LAS VEGAS--Tektronix unveiled at IWCE 2008 its new RFHawk, a digital handheld device that hunts, locates and classifies both analog and digital rogue radio frequency transmissions. It is targeted to the surveillance and security sector, where speed is paramount, said Bob Hiebert, Tektronix’ general manager for wireless test solutions in an interview this week with MRT.

“The sooner they can find the bad guy, the sooner they can prevent a bad thing from happening,” Hiebert said.

The handheld nature of the RFHawk makes it a nimbler solution compared with other scanners and analyzers, according to Hiebert.

“A lot of this is about not having 20 or 30 people, each with a hundred-thousand-dollar piece of equipment in the back of a van, but how do you get two or three people in a particularly hostile area to quickly sort through what’s there and look for what shouldn’t be there.”

The RFHawk had been in development for three years. Tektronix got the idea for the device when it learned that the military had adapted spectrum scanners and analyzers the company had developed for the cellular market to use for surveillance applications, Hiebert said.

“So we spent some time talking to that marketplace and understanding what their needs were,” Hiebert said. “We had on our road map the desire to build a next-generation spectrum analyzer that went to higher frequencies, but we decided to … take what we knew about ruggedized, portable field tools—that can run for 6-8 hours and be dropped off a cell tower—and build an application base for the surveillance market.

“With the spending going on in security and [anti-]terrorism activities, that looked like a good place to go.”

The growth of digital wireless technology has caused a major headache for the surveillance and security sectors, because so much RF spectrum is being used that it has become increasingly difficult to distinguish between legitimate and illegitimate transmissions, Hiebert said.

“In the past, you could find a bad guy by the presence of an RF signal. The problem now is that there’s so much RF spectrum being used that distinguishing between what’s supposed to be there versus what’s not supposed to be there is really difficult,” Hiebert said. “Secondly, the nature of the digital signals themselves mask their true nature. CDMA is a derivative of military spread spectrum, which was developed as a way to avoid detection.”

A real-world example of a crowded RF landscape where it is challenging to determine which signals shouldn’t be there can be found in Iraq, where the U.S. Army now finds itself in a bit of a quandary. Insurgents have been using a wide variety of wireless devices—including cellular phones, cordless phones and garage-door openers—to detonate improvised explosive devices, or IEDs. To combat this, the Army has been engaged in the wholesale jamming of RF signals. But this has resulted in an unwanted byproduct: the jamming also has been affecting the Army’s own transmissions. (“Army’s jamming strategy blows up,” MRT March)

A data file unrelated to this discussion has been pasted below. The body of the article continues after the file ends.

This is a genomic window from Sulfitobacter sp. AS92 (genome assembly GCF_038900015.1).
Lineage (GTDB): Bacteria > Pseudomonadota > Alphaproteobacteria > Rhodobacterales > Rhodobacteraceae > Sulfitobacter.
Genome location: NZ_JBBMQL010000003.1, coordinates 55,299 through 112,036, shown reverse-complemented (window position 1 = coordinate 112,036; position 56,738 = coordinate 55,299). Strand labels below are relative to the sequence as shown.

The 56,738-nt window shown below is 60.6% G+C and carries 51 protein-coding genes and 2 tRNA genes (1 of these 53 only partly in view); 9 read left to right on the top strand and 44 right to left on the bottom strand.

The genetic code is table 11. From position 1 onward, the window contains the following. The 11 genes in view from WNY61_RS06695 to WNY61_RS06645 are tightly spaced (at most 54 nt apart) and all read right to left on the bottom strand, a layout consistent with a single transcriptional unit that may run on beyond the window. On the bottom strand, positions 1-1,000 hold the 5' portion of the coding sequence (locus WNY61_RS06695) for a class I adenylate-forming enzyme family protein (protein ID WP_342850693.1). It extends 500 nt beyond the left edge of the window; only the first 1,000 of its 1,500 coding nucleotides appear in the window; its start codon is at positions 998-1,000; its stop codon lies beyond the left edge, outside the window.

The RFHawk not only would hunt for such illegitimate transmissions and ferret them out, it would help users create a profile, so they would have a better idea of what they were looking for in the future, according to Hiebert.

“When [an IED] goes off, they can capture [the transmission] to see what it looks like, so they can characterize the signal that triggered the detonation,” he said.

There are other examples much closer to home. For instance, drug traffickers use illegitimate transmissions to converse with each other along the U.S./Mexico border, Hiebert said. Other examples can be found in U.S. prisons.

“They’re actually looking for crime lords that are running their empires from behind bars,” Hiebert said. “They get their electronics confiscated, but somebody smuggles them a cell phone.”

In addition, the RFHawk searches for intentional transmitters (i.e., jammers), as well as listen-only devices—e.g., receivers that eavesdrop, for nefarious purposes, on another entity’s legitimate transmissions. Then there are intermittent transmitters, whose history dates back decades.

“If you go back to World War II, the French Underground had a technique where they knew at what time, and on what day of the week, to turn on their radio transmitters to broadcast a message to the Allies,” Hiebert said, adding that digital technology has made locating intermittent transmitters more challenging. “You can turn on and turn off in much shorter bursts to uplink data. So trying to find those transmitters that aren’t on all the time is more difficult.”

The RFHawk’s location capability is provided via a mapping application. However, it is the device’s ability to classify the signals that makes it truly unique, according to Hiebert. “This is the magic,” he said.

The device uses spectral correlation analysis to compare identified signals with known signal types in the area. RFHawk users can visually compare the shape of the questionable signal with the shape of known signals in the area to determine whether the questionable signal is indeed a problem.

“You can think of this as an RF-fingerprinting tool,” Hiebert said.

When a signal is determined to be a threat, the RFHawk pinpoints the location, aided by the device’s directional antenna and its ability to generate signal-strength readings that are linked to GPS and in-building maps, which enables rapid narrowing of the search area. In addition, the RFHawk, which lists for $38,900, logs and stores measurement data for each rogue signal that’s identified.